Yesterday I bought a copy of Predictable Irrational by Dan Ariely - and enjoying it so much I'm already halfway through.
The quick summary is that it's a book looking at how humans do not behave rationally, even in situations where we think we are doing exactly that. And it's really, really good.
What's prompted me to stop reading and pick up the laptop however if the following, reasonably lengthy, passage from the chapter on procrastination:
Emphasis are my own
Several years ago, Ford Motor Company struggled to find the best way to get car owners back into the dealerships for routine automobile maintenance. The problem was that the standard Ford automobile had something like 18,000 parts that might need servicing, and unfortunately they didn't all need servicing at the same time (one Ford engineer determined that a particular axle bolt needed inspection every 3,602 miles). And this was just part of the problem: since Ford had more that 20 vehicle types, plus variation model years the servicing of them all was nearly impossible to ponder. All that consumers, as well as service dvisers, could do was page through volumes of thick manuals in order to determine what services were needed.
But Ford began to notice something over at Honda. Even though the 18,000 or so parts in Honda cars had the same ideal maintenance schedules as the Ford cars, Honda had lumped them all into three "engineering intervals" (for instance, every six months or 5,000 miles, every year or 10,000 miles, and every two years or 25,000 miles). This list was displayed on the wall of the reception room in the service department. All the hundreds of service activities were boiled down to simple, mileage-based service events that were common across all vehicles and model years ...
But the bundle board was more than convenient information: it was a true procrastination-buster, as it instructed customers to get their service done at specific times and mileages. It guided them along. And it was so simple that any customer could understand t. Customers were no longer confused. They no longer procrastinated. Servicing their Honda's on time was easy.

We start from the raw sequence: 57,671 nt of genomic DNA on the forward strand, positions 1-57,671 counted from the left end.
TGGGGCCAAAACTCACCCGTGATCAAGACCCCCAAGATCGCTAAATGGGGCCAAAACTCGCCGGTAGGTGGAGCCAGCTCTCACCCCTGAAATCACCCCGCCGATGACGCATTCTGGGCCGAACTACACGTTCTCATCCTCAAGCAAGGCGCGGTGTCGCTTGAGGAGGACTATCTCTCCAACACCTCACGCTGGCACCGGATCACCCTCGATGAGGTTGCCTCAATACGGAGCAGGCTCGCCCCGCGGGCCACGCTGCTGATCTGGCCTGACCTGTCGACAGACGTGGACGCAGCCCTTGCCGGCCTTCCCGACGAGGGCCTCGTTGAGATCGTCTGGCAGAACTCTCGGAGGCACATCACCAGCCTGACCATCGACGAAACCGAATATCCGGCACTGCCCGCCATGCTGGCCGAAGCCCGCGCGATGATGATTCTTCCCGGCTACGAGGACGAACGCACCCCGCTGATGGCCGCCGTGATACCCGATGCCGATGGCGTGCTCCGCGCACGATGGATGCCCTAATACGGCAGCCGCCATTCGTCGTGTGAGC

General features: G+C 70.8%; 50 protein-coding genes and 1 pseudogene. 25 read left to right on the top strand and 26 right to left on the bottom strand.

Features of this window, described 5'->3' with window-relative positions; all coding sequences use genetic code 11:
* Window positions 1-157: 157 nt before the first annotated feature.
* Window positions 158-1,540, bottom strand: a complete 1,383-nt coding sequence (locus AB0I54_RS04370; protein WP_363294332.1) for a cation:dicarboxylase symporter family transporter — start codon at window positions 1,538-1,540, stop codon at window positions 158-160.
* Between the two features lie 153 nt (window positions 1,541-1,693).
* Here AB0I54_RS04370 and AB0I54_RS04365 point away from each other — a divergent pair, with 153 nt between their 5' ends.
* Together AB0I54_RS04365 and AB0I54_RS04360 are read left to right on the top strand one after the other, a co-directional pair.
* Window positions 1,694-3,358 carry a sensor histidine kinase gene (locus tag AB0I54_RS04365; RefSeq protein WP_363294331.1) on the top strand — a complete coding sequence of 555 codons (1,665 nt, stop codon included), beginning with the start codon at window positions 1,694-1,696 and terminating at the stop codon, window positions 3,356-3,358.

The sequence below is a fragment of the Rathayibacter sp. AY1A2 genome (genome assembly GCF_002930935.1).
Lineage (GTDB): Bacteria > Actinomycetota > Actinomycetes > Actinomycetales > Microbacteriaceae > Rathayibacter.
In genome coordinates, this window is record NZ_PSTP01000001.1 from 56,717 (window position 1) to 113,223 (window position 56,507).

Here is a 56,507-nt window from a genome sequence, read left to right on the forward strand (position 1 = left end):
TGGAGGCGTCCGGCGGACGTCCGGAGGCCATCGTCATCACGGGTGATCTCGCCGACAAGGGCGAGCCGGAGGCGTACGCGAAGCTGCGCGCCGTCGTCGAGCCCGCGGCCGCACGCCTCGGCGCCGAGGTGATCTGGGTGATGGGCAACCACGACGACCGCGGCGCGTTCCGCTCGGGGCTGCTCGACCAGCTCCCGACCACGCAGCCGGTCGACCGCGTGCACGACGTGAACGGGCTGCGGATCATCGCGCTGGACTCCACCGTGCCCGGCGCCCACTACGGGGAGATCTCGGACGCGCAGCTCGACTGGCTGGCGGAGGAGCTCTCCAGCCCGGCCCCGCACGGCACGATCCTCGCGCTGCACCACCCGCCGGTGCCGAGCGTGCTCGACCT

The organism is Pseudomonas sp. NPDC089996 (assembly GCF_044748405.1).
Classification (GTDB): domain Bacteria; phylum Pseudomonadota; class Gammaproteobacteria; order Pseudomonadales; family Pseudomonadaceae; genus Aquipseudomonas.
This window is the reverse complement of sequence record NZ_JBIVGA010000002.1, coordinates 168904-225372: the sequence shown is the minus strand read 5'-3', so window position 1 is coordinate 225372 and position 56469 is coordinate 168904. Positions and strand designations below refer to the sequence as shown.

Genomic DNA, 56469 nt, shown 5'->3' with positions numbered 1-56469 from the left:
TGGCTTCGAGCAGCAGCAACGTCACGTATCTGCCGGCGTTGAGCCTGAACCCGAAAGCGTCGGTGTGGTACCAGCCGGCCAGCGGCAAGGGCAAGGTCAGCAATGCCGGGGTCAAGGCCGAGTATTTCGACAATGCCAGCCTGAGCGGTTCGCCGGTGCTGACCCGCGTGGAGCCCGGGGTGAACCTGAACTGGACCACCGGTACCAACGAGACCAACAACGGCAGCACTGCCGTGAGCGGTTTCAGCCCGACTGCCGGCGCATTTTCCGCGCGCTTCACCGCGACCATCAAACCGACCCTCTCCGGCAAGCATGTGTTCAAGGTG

Some people at Ford thought this was a great idea, but at first the Ford engineers fought it. They had to be convinced that, yes, drivers could go 9,000 miles without an oil change - but that 5,000 miles would align the oil change with everything else that needed to be done. They had to be convinced that a Mustang and a F-250 Super Duty truck, despite their technological differences, could be put on the same maintenance schedule. They had to be convinced that rebundling their 18,000 maintenance options into three easily scheduled service events - making maintenance as easy as ordering a Value Meal at McDonald's - was not bad engineering, but good customer service (not to mention good business). The winning argument in fact was that it is better to have consumers service their vehicles at somewhat compromised intervals that not to service them at all!
In the end, it happened: Ford joined Honda in building its services. Procrastination stopped. Ford's service bay, which had been 40 percent vacant, filled up. The dealers made money, and in just three years Ford matched Honda's success in the service bay.
...Thoreau wrote, "Simplify! Simplify!" And, indeed, simplification is one mark of real genius.
There's probably nothing I need to add to this to explain why I read this as a great example of good User Experience. We can build highly complex interactive systems for our customers, but very often compromise is better than really offering the user the ability to choose every single option we could be offering them. In which situations, you might say, it's not even a compromise at all but the ideal solution.